Which sentence is correct:
1. I've promised that I will help her
2. I've promised that I would help her
When we apply rules of the sequence of tenses how do we treat Present Perfect?
A teenager who's going to a concert says to his mother:
Mum, I promise that I will go straight home after the concert.
At the concert. The teenager says to his friend.
Sorry, I can't hang around. I promised Mum I'd go straight home after the concert.
I'm not sure how to use "promised" in conjunction with "will". Are you saying that I could use "will" here instead of "would? Or how would you use it here?
Thank you in advance.
*Common Mistakes at Proficiency by Julie Moore says on p. 5 that it's a common mistake.
Last edited by Chicken Sandwich; 18-Nov-2012 at 17:27.
You may backshift all the time. That's fine; I have no objection; it's correct. I, however, can say, "I promised my mother that I'll (or: I'd) go straight home after the concert" if it is still true that I will go straight home after the concert. Both forms are correct.
If, when I say those words, I have no intention of keeping the promise, or it is already past the time of going straight home, then I can use only "I'd".
A: Sandy really needs help. I'm surprised she hasn't asked you to help her.
B: I've already promised that I will help her, but I need to take care of something else first.
There is no need for her to ask me - I've already made the promise. Connection to the present.
I'm not a teacher, but I write for a living. Please don't ask me about 2nd conditionals, but I'm a safe bet for what reads well in (American) English.
Some teachers, and even some course books and students' grammars seem to think that the fiction that backshifting after a past-tense verb of speech is impossible is helpful for learners - like the untrue claims that verbs of emotion (love, hate, etc) cannot be used in progressive forms, or that will can never be used in if- clauses. I don't.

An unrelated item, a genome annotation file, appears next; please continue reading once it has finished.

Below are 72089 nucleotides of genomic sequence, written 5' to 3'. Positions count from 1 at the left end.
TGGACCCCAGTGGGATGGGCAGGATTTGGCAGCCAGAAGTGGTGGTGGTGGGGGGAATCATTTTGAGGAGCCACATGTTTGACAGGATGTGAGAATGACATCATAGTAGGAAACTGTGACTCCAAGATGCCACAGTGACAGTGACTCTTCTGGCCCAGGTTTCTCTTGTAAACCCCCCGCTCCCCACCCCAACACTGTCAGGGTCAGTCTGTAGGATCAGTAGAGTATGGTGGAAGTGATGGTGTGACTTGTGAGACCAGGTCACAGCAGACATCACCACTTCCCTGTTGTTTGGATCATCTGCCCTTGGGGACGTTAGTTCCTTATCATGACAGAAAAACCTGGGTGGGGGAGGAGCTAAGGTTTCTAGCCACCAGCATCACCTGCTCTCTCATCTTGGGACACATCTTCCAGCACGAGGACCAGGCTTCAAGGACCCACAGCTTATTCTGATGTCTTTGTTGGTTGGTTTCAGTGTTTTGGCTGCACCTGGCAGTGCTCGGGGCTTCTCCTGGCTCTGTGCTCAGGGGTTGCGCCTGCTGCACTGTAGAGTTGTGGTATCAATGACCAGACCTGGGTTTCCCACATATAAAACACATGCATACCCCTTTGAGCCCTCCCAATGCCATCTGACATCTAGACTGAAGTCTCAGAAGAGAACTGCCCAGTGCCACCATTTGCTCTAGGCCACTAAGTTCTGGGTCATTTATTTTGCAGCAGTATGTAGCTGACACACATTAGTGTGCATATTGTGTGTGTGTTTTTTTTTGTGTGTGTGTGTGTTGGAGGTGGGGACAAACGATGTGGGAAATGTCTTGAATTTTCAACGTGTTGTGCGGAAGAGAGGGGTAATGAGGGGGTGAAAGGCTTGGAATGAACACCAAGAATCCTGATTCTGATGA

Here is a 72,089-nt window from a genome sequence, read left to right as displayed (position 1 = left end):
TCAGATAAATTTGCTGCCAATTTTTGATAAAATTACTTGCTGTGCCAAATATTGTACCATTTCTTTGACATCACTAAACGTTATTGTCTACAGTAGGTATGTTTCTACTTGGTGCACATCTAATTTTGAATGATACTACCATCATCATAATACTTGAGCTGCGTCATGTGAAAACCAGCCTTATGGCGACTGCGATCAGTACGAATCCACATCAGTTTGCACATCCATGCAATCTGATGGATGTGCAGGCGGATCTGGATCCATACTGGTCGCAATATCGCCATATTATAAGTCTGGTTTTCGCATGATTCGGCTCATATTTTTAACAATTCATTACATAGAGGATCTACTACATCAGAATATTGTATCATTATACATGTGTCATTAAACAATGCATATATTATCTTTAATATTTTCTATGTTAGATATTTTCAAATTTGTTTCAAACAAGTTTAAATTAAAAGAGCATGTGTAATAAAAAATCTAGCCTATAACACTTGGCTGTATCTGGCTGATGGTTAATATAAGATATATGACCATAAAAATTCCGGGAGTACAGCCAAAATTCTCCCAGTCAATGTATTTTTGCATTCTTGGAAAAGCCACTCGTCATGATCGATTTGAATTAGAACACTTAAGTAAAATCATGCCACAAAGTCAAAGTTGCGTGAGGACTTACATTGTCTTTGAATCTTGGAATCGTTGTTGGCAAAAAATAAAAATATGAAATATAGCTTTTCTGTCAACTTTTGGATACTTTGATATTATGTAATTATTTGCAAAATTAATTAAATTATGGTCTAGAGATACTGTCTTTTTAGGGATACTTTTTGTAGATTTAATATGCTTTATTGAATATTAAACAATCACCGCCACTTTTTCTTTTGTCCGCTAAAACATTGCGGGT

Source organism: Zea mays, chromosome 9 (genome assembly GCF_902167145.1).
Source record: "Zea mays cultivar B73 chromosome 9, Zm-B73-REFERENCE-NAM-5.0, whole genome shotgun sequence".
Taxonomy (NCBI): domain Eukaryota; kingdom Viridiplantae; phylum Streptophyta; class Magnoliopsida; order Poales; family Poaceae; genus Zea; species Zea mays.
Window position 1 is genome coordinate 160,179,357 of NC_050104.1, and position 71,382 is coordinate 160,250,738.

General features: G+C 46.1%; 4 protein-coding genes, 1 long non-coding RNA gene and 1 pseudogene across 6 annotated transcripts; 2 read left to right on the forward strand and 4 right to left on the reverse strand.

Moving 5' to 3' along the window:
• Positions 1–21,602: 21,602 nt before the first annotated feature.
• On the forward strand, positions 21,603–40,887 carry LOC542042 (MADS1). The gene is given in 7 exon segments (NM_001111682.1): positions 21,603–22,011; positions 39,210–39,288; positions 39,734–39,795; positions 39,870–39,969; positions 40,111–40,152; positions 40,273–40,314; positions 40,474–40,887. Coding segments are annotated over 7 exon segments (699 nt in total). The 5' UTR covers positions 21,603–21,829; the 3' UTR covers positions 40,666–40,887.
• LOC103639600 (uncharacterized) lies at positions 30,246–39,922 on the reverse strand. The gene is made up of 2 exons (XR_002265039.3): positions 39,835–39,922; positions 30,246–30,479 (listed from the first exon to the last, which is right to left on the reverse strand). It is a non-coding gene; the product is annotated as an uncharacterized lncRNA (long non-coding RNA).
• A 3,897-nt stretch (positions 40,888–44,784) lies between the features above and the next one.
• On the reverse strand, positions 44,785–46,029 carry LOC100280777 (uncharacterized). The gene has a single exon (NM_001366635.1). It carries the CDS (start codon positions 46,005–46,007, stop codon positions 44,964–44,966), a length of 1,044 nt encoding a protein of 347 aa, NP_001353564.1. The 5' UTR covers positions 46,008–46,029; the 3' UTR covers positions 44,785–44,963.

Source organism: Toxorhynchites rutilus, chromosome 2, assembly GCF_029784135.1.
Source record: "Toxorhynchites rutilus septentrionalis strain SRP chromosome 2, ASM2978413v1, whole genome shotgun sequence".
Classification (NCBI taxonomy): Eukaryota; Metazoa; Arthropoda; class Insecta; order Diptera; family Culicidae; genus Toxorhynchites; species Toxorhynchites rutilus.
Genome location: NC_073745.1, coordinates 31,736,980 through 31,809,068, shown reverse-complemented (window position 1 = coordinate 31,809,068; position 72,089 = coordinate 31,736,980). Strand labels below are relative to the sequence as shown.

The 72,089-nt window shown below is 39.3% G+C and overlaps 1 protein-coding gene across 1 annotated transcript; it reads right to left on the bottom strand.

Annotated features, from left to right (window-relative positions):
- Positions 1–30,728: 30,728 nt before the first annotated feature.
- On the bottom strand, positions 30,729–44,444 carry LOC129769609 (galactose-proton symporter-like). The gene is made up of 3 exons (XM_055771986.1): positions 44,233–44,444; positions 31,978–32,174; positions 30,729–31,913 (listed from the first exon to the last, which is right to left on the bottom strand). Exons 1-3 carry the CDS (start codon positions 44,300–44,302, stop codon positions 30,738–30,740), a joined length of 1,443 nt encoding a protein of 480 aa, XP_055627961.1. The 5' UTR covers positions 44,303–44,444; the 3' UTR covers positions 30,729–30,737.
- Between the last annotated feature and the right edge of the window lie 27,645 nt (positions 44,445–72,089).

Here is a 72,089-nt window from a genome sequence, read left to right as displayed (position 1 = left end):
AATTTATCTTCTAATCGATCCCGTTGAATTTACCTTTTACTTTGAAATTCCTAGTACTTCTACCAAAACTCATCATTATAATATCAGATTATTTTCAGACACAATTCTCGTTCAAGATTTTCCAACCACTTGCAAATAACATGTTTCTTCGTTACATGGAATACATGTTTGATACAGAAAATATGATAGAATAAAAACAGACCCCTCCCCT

It is true that backshifting is (almost) always correct. That, however does not mean that absence of backshifting is always wrong.
Here's the full quote from the book I was referring to:
1 Tick he correct sentence in each pair.
2 a I promised Mum I'd go straight home after the concert.
b. I promised Mum I'll go straight home after the concert.
The key indicates that a is the correct answer here (rendering b incorrect).
We also use would to talk about a time in the future from a point in the past:
They planned that they would meet at midnight.
My reasoning wasn't actually based on this book. I still do not understand how "will" can be justified in sentence 2b even if, as you say, it is till true that I will go straight home to the concert. The promising happened in the past, so "would" seemed like the most likely option. "will" seemed only possible if the promising is happening now as in 'I promise that I will go straight home after the concert'.
But I will look into it, since you say that this is a common myth.